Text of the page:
> We shortened one paragraph (P: 2, L: 85-90), and included a sentence about the novelty aspects of our study (P: 3, L: 116-120). “Finally, the duration of ST training remains under scrutiny. Therefore, the novelty of our study consists of the sample composition (male and female competitive athletes), of the mixture of trait (gender, trait anxiety, general self-efficacy, volition) and state variables (state anxiety, performance), and of testing differential effects of ST training duration.”

 

R#1-3) A rationale for the exclusion/inclusion criteria is necessary.

> We added on page: 5, line: 189 “Criteria for including participants were 12 years of age and participation in a competitive sport activity. Both criteria were chosen to capture the thus far underrepresented sample of junior sub-elite athletes.


R#1-4) Please add “data analysis plan”.

> Thank you for the note. We have added a chapter “Data Analysis Plan” P: 11, L: 376


R#1-5) Please provide the code that was assigned for the university’s ethics committee to your project.

> Thank you for this and the next note. We have added the code for the university’s ethics committee (P: 7, L: 215-216).

 

R#1-6) Please state whether you follow the declaration of Ethics (Helsinki) Committee.

> Please see page: 20, from line: 691 “declaration”.

 

R#1-7) I would like to know if groups are similar or not regarding sociodemographic characteristics. In fact, if groups were different, it would be necessary to control these potential confounding variables.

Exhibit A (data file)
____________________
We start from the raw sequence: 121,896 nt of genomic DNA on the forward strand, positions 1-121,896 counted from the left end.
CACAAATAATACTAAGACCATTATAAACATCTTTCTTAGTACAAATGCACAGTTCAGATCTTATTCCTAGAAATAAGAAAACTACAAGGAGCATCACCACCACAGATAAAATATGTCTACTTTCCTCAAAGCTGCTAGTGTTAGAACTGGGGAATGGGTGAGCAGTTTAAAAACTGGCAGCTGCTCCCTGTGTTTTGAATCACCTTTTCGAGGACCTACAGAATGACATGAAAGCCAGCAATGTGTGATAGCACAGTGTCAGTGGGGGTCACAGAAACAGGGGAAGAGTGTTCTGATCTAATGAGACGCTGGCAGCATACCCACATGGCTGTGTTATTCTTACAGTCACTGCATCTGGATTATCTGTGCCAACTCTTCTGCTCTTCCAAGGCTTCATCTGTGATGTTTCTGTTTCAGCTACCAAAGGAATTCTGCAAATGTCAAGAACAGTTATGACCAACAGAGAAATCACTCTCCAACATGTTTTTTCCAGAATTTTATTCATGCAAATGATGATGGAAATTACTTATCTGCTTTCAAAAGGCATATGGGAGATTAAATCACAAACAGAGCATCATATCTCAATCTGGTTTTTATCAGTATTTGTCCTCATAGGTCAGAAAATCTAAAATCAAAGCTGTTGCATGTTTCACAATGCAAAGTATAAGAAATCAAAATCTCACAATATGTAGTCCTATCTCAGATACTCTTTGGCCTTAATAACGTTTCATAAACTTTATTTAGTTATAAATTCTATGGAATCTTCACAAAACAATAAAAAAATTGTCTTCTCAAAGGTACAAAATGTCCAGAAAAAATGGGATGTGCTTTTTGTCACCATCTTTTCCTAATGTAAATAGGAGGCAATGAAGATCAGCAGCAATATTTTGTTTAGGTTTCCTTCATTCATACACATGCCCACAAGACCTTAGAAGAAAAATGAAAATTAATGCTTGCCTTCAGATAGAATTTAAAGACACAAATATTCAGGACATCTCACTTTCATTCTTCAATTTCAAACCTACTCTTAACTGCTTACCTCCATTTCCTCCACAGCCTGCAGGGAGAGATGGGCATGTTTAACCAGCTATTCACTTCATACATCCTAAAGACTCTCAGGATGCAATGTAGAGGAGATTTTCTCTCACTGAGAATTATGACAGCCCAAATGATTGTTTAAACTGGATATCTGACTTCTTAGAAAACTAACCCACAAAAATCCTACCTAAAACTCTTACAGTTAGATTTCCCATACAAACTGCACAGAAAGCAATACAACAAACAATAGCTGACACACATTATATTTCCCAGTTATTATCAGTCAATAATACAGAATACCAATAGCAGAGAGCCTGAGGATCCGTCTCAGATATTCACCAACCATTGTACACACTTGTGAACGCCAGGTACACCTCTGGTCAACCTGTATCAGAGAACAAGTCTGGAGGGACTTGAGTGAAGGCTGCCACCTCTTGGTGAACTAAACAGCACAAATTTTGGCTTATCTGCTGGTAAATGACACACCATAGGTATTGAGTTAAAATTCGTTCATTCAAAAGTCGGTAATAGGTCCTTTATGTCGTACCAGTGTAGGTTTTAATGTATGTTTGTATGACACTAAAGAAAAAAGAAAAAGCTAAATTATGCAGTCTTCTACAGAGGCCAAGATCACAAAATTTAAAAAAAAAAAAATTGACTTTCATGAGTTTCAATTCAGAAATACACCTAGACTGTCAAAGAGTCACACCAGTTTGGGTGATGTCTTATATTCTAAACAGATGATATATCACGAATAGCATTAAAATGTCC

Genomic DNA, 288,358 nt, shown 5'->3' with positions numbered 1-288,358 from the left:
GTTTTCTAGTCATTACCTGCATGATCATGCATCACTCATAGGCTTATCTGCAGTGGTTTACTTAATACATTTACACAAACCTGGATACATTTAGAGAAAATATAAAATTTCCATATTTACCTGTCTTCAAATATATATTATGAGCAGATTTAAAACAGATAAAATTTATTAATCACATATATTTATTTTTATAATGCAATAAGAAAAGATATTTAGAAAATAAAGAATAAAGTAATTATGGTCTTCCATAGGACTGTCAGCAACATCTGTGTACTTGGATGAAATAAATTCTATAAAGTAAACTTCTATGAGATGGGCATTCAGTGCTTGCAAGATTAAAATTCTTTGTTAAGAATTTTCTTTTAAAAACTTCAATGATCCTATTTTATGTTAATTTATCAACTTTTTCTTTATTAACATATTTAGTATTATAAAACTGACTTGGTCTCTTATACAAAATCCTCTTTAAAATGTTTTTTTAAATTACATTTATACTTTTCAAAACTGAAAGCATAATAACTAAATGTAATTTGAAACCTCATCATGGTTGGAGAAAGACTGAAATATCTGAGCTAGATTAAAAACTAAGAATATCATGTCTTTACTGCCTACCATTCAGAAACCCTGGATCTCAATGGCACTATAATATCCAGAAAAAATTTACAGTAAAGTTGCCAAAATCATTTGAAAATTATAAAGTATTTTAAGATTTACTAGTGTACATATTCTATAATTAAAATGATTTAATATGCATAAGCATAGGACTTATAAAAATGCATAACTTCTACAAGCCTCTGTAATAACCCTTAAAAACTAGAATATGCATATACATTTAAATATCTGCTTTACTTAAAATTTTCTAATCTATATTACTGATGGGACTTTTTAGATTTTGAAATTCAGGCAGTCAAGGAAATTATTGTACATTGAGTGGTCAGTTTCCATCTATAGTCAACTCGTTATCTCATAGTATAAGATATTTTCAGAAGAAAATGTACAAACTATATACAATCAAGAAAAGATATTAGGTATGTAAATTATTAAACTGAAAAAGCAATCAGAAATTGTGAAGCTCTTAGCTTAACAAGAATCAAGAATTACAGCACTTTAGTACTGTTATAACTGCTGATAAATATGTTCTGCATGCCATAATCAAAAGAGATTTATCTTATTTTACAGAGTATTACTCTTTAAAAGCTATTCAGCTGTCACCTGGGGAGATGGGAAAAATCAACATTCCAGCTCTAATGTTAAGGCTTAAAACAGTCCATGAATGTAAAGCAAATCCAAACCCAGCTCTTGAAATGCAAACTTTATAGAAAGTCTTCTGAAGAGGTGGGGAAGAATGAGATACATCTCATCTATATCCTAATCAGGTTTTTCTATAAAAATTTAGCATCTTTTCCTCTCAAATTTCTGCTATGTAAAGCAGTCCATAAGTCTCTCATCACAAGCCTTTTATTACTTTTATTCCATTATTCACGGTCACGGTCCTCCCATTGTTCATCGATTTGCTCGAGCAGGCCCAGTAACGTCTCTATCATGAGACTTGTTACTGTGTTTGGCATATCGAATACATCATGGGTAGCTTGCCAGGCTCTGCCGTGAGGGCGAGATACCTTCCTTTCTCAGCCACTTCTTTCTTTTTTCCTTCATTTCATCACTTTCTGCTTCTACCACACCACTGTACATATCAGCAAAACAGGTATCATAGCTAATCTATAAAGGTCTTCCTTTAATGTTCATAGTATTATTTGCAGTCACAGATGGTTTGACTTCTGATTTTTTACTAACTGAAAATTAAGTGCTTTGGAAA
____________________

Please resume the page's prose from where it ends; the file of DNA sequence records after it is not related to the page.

> We have included another table with socio-demographic details of the sample (Table 1, P: 5, from L: 200) as well as results regarding possible socio-demographic differences between the three groups (P: 11, L: 378) “Univariate analyses of variance and Chi-square test were conducted to examine possible sociodemographic and sports-related differences between the three groups (short-term intervention, long-term intervention, control group).” In this line, we stated on page 11, line 392: “Univariate analyses of variance revealed no significant group differences regarding age (p = .163), years in sport (p = .751), training sessions per week (p = .482), and training hours (p = .760). Furthermore, the Chi-square test revealed no significant differences regarding competition participation (p = .452), competition level (p = .610), or squad category (p = .612).

 

R#1-8) Limitations of the study: Absence of a cognitive schemas measurements, personality traits...

> We agree with the reviewer, that the assessment of personality traits such as achievement motivation or cognitive schemas measurements would have complemented the data. However, the athletes had to fill out four questionnaires and almost 100 items of dependent variables (including socio-demographic data). To avoid the situation the participants become tired of filling out tests, we restricted the number of questionnaires to the so far underrepresented psychological variables. Nevertheless, competitive trait anxiety (Brand et al.), volition (Kuhl & Fuhrmann) and self-efficacy (Hinz et al.) are understood as personality variables.